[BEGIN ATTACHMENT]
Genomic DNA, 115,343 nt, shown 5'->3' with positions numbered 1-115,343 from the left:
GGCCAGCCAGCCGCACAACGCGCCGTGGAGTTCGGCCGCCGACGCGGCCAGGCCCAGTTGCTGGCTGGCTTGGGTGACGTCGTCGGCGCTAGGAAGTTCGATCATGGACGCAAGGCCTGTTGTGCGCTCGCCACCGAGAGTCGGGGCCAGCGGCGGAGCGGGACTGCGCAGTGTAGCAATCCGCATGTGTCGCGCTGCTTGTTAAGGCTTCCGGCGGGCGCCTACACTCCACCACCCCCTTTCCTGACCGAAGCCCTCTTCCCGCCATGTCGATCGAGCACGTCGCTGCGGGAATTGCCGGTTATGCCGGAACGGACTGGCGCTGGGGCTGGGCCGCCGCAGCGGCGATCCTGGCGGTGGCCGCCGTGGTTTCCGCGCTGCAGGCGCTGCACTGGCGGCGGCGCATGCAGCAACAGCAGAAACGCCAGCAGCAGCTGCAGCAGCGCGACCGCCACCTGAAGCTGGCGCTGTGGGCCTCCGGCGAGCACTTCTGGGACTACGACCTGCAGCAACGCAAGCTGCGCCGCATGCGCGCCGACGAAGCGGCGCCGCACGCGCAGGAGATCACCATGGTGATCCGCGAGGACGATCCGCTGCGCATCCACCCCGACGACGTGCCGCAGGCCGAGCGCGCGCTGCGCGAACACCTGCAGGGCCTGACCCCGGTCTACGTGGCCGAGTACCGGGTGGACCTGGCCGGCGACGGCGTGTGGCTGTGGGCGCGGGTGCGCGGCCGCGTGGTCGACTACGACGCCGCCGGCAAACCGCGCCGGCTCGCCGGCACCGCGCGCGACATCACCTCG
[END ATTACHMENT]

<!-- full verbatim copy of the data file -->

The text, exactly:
Genomic DNA, 115,343 nt, shown 5'->3' with positions numbered 1-115,343 from the left:
GGCCAGCCAGCCGCACAACGCGCCGTGGAGTTCGGCCGCCGACGCGGCCAGGCCCAGTTGCTGGCTGGCTTGGGTGACGTCGTCGGCGCTAGGAAGTTCGATCATGGACGCAAGGCCTGTTGTGCGCTCGCCACCGAGAGTCGGGGCCAGCGGCGGAGCGGGACTGCGCAGTGTAGCAATCCGCATGTGTCGCGCTGCTTGTTAAGGCTTCCGGCGGGCGCCTACACTCCACCACCCCCTTTCCTGACCGAAGCCCTCTTCCCGCCATGTCGATCGAGCACGTCGCTGCGGGAATTGCCGGTTATGCCGGAACGGACTGGCGCTGGGGCTGGGCCGCCGCAGCGGCGATCCTGGCGGTGGCCGCCGTGGTTTCCGCGCTGCAGGCGCTGCACTGGCGGCGGCGCATGCAGCAACAGCAGAAACGCCAGCAGCAGCTGCAGCAGCGCGACCGCCACCTGAAGCTGGCGCTGTGGGCCTCCGGCGAGCACTTCTGGGACTACGACCTGCAGCAACGCAAGCTGCGCCGCATGCGCGCCGACGAAGCGGCGCCGCACGCGCAGGAGATCACCATGGTGATCCGCGAGGACGATCCGCTGCGCATCCACCCCGACGACGTGCCGCAGGCCGAGCGCGCGCTGCGCGAACACCTGCAGGGCCTGACCCCGGTCTACGTGGCCGAGTACCGGGTGGACCTGGCCGGCGACGGCGTGTGGCTGTGGGCGCGGGTGCGCGGCCGCGTGGTCGACTACGACGCCGCCGGCAAACCGCGCCGGCTCGCCGGCACCGCGCGCGACATCACCTCG